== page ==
“Where do you get your design ideas and inspiration from?"

This question was posed by half a dozen or more people last weekend at the National Wedding Show, and has often been asked of me before.   I’ve finally grasped the bull by the horns and tried to work out the answer.  It’s been a lot tougher to understand than I’d anticipated, my mind is a complicated place, but I hope this can at least in part provide an answer.

“Good” designers are easily identifiable by their “signature style”, or so I've been given to understand.

I don’t have one!

I’m not sure I’ve ever had my own “signature style”, I’m certainly not someone who stands out in a crowd.  I’ve never been hugely confident, in fact I’ve been hideously shy for a large part of my life.  As a young child I loved playing dress up, inhabiting a make believe world where I could be anyone I wanted.  As I got a little older I spent hours each week dancing, and loved every single second of performing on stage, clearly at odds with shyness, but it was liberating as the costume was a transformative, confidence boosting mask.

I suppose I approach weddings now, as theatrical productions.  My role is providing part of the costume to help create the perfect scene.  When I work with clients on bespoke pieces I am following and interpreting their script.  I try to understand their “production”, the “set” they have designed, the size of the “audience”, the “theatre” that is their venue, and the personality of the “lead character”.  I take these images and briefs and then work with them to create the perfect “props”.

When I’m designing a collection, I’m working to my own an imaginary script, I love the freedom  of dreaming up separate stories, each completely different.  Due to this varied set of scripts, the common thread or “signature style” in my work, is my mind set, and my approach to what I do.  It is not immediately identifiable in the appearance of the resulting collections.  As with my child hood dressing up, I can be a “Grecian Goddess”, sultry “Starlet”, whimsical “Midsummer Night’s Dream” fairy or a nostalgic 50’s cute “Birdcage” bride, in fact whomever and wherever my flights of fancy takes me.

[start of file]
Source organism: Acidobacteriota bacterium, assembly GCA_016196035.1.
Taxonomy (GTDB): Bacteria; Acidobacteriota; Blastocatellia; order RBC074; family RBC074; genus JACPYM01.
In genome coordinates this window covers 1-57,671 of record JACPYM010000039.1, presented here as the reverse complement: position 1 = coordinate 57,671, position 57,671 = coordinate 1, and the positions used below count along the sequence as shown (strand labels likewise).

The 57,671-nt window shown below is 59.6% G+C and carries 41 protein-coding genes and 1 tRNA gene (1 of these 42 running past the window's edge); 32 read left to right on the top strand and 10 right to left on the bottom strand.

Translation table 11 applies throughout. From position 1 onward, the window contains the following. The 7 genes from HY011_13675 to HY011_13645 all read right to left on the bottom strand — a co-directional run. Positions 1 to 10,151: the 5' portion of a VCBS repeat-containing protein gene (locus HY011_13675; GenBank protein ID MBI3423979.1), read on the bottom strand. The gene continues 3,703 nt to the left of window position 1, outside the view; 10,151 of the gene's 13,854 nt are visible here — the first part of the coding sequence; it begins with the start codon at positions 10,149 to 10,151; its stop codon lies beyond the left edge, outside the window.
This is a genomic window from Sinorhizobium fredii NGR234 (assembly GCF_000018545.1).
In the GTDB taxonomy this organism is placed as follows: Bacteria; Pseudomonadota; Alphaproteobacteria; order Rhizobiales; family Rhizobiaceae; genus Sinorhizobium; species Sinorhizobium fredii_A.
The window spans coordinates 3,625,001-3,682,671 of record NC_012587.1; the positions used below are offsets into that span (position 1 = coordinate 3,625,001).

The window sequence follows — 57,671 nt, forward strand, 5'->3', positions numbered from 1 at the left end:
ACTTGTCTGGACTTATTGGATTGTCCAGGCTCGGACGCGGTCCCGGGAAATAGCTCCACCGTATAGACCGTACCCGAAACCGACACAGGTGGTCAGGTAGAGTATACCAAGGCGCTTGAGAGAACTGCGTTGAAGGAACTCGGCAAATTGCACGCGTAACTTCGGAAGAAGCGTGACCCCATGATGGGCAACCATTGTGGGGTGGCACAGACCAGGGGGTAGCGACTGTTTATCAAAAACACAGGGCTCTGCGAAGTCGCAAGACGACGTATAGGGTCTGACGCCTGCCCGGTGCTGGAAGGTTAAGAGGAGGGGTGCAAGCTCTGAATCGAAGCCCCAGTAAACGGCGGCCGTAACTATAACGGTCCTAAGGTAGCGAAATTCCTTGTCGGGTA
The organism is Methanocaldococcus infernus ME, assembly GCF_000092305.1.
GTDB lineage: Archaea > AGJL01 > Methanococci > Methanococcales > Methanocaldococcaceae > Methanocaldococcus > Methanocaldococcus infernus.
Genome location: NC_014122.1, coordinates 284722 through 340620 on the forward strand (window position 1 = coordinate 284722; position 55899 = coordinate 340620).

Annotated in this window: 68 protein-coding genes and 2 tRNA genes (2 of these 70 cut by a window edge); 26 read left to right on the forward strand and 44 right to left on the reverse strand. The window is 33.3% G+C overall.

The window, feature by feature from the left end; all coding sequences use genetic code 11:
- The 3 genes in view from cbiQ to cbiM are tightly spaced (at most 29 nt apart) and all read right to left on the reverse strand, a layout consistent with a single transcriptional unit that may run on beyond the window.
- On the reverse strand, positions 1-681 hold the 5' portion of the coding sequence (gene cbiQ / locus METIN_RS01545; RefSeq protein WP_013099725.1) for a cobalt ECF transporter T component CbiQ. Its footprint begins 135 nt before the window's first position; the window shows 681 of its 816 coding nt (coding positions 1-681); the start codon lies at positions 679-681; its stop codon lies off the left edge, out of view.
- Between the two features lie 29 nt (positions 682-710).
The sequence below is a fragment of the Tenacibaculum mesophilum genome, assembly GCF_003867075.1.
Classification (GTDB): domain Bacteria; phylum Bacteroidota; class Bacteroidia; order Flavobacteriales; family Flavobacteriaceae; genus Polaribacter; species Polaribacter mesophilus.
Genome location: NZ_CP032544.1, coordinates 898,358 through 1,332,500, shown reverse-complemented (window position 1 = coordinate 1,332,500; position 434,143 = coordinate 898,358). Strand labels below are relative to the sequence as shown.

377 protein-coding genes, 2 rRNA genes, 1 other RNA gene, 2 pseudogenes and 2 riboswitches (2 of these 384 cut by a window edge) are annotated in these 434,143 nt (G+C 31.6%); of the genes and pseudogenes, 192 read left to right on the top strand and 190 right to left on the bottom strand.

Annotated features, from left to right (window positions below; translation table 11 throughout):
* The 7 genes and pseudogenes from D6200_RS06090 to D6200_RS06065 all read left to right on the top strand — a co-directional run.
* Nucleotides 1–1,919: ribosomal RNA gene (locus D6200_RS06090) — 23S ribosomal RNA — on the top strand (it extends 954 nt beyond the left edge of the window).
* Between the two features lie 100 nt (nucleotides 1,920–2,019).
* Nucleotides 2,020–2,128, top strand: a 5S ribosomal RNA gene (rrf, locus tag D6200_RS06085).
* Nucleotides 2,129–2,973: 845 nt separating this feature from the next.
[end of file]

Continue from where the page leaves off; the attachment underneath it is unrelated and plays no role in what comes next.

I have a need to keep things fresh and interesting for myself, if I did nothing but use the same materials and techniques, I’d lose my mojo very quickly and a “passion” would very quickly become a chore.  If I’ve spent time making a bead and wire intensive delicate collection, I’ll be looking for something bold and feathery as a contrast.  If I’ve been immersed in serious bling then the following collection will inevitably be in direct contrast and very natural and ethereal.

I would say my designs are definitely made to be seen.  For the most part they lean towards statements rather than dainty details.  Perhaps this is my theatrical head again, considering what will work for the audience as well as the performer?

I could wax lyrical about my passion for the work of great artists, jewellers of eras passed, historical costume, the beauty of nature, exquisite materials, innovative designers etc.  Of course I love and appreciate all these things and they influence me hugely but I don’t particularly study anything in great depth.  I just absorb things I like, sometimes subconciously and other times I really take note.  There is a huge diversity in what catches my eye, my interests and likes are nothing if not inconsistent and varied.

Intuition, common sense, and my inherent tendency to daydream are skills I rely on heavily, with a smattering of good ideas, which for the most part, just happen, frequently at 4am! 

Hope this answers the question and gives you a little insight!

Harriet x

Images by Ally Byrom